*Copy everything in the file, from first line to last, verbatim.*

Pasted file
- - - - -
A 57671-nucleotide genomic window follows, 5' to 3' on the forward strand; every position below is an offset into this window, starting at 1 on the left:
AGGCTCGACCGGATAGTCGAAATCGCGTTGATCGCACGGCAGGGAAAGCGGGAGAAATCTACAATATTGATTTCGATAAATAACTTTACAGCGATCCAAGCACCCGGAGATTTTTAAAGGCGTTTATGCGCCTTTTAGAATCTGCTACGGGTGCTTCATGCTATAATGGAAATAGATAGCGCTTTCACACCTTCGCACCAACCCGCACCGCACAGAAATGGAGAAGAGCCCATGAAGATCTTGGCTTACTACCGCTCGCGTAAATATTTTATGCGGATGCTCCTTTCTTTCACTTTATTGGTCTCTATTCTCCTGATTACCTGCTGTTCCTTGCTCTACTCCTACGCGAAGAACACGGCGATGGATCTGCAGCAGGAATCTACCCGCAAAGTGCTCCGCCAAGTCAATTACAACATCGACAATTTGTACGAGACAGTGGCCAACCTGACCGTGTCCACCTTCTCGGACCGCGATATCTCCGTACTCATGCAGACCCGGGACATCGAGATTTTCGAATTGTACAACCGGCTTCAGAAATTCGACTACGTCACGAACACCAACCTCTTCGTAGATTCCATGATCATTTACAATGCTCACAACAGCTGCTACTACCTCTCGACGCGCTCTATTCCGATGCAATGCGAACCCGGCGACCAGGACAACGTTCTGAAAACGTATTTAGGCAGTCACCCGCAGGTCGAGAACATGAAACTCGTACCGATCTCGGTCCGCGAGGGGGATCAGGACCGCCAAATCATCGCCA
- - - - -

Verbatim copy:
A 57671-nucleotide genomic window follows, 5' to 3' on the forward strand; every position below is an offset into this window, starting at 1 on the left:
AGGCTCGACCGGATAGTCGAAATCGCGTTGATCGCACGGCAGGGAAAGCGGGAGAAATCTACAATATTGATTTCGATAAATAACTTTACAGCGATCCAAGCACCCGGAGATTTTTAAAGGCGTTTATGCGCCTTTTAGAATCTGCTACGGGTGCTTCATGCTATAATGGAAATAGATAGCGCTTTCACACCTTCGCACCAACCCGCACCGCACAGAAATGGAGAAGAGCCCATGAAGATCTTGGCTTACTACCGCTCGCGTAAATATTTTATGCGGATGCTCCTTTCTTTCACTTTATTGGTCTCTATTCTCCTGATTACCTGCTGTTCCTTGCTCTACTCCTACGCGAAGAACACGGCGATGGATCTGCAGCAGGAATCTACCCGCAAAGTGCTCCGCCAAGTCAATTACAACATCGACAATTTGTACGAGACAGTGGCCAACCTGACCGTGTCCACCTTCTCGGACCGCGATATCTCCGTACTCATGCAGACCCGGGACATCGAGATTTTCGAATTGTACAACCGGCTTCAGAAATTCGACTACGTCACGAACACCAACCTCTTCGTAGATTCCATGATCATTTACAATGCTCACAACAGCTGCTACTACCTCTCGACGCGCTCTATTCCGATGCAATGCGAACCCGGCGACCAGGACAACGTTCTGAAAACGTATTTAGGCAGTCACCCGCAGGTCGAGAACATGAAACTCGTACCGATCTCGGTCCGCGAGGGGGATCAGGACCGCCAAATCATCGCCA